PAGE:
Understanding how dental caries develop and its risk factors are facts every dental student should know. Understanding the development and pathogenesis of this common dental disease allows dentists to educate their patients, help prevent cavities from developing and to implement techniques as part of minimally invasive dentistry to treat early lesions using biological techniques such as the use of topical fluorides (for example, Colgate Duraphat varnish).
Several international tools have been developed to assist dentists in preventing, diagnosing and treating dental caries. CariesCare International (CCI™) is a recent practice guide that promotes a patient-centred, risk-based approach to caries management. It is based a consensus on evidence into practice, and comprises ''a health outcomes-focused system that aims to maintain oral health and preserve tooth structure in the long-term.'' The system is a four-step guide for dental professionals (based on a ''4D'' system):
- D: Determine Caries Risk
- D: Detect lesions, stage their severity and assess their activity status
- D: Decide on the most appropriate care plan for the specific patient at that time
- D: Do the preventive and tooth-preserving care that is needed, e.g., preventive care, control of early non-cavitated lesions, restorative treatment of deep cavitated lesions
Preventing and managing caries risk is not just the responsibility of the dental team. A collective and community approach should be taken to ensure that preventive messages are delivered by other healthcare workers, as well as community professionals where messages can be delivered as a component of a multi-agency partnership. The Latin America Consensus concluded that ''prevention of oral diseases is crucial in terms of public health and should be concentrated not only on dentists, but also on interdisciplinary groups working together''.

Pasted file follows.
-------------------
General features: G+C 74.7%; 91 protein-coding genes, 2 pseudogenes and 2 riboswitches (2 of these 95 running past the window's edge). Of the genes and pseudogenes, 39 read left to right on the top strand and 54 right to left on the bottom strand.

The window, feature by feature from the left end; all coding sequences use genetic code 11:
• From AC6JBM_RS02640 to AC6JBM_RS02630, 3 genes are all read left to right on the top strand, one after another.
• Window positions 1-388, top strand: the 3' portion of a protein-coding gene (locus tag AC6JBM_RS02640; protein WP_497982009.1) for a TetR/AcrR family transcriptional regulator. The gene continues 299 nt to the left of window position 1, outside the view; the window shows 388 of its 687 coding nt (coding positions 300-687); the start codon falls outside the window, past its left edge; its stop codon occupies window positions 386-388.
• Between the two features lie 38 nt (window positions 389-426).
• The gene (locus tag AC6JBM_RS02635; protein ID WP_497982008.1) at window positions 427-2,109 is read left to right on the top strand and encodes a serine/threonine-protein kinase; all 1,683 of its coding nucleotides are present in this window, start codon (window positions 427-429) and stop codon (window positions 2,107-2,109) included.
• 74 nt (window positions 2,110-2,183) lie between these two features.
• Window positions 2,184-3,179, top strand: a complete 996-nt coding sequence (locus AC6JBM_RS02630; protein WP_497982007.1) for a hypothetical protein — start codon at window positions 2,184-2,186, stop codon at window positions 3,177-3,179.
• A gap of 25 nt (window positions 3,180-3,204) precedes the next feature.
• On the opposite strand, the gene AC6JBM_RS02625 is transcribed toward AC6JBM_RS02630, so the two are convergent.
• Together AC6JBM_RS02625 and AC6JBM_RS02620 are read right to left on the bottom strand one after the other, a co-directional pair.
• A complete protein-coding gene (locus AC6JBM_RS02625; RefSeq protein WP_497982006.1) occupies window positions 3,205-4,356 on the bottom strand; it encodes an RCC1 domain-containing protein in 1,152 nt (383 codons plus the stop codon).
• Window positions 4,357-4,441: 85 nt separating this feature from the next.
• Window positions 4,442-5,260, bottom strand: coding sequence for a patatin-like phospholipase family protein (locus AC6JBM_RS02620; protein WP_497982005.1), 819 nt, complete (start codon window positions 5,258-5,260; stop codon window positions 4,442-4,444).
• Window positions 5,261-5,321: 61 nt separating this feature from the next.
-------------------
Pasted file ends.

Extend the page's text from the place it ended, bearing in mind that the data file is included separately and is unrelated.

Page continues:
Moreover, there are calls for a public policy approach to allow preventive messages to be circulated en masse, and for measures to be put in place to improve the oral health of large populations across countries. For example, the use of fluoridated water supplies, or other public health policies such as sugar taxes or banning or advertising of junk food. These public health messages will help to address some of the aetiological factors involved in dental caries, reducing the availability of free sugars which are metabolised by oral pathogens to produce acid that causes demineralization (and, eventually, cavitation if not halted/reversed); as well as increasing availability of fluoride which helps to prevent demineralization, promote remineralization, and at higher concentrations to inhibit cariogenic microorganisms.
Expert consensus has stated the importance of not only personalised clinical caries prevention methods for our patients, but also more collective approaches using other avenues to deliver prevention messages through the use of other team members and a public policy approach.